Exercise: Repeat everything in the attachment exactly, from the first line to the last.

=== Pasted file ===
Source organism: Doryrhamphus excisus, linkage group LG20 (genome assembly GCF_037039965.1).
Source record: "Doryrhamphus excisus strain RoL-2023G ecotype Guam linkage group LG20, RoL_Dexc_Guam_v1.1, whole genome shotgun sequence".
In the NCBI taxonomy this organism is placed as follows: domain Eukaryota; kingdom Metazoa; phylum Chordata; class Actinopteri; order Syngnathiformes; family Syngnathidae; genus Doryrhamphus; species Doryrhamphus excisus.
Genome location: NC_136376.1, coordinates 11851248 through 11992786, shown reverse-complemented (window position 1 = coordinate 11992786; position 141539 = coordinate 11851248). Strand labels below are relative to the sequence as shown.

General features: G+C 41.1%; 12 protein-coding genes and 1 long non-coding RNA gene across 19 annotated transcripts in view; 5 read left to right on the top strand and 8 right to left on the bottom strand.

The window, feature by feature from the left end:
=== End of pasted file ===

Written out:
Source organism: Doryrhamphus excisus, linkage group LG20 (genome assembly GCF_037039965.1).
Source record: "Doryrhamphus excisus strain RoL-2023G ecotype Guam linkage group LG20, RoL_Dexc_Guam_v1.1, whole genome shotgun sequence".
In the NCBI taxonomy this organism is placed as follows: domain Eukaryota; kingdom Metazoa; phylum Chordata; class Actinopteri; order Syngnathiformes; family Syngnathidae; genus Doryrhamphus; species Doryrhamphus excisus.
Genome location: NC_136376.1, coordinates 11851248 through 11992786, shown reverse-complemented (window position 1 = coordinate 11992786; position 141539 = coordinate 11851248). Strand labels below are relative to the sequence as shown.

General features: G+C 41.1%; 12 protein-coding genes and 1 long non-coding RNA gene across 19 annotated transcripts in view; 5 read left to right on the top strand and 8 right to left on the bottom strand.

The window, feature by feature from the left end: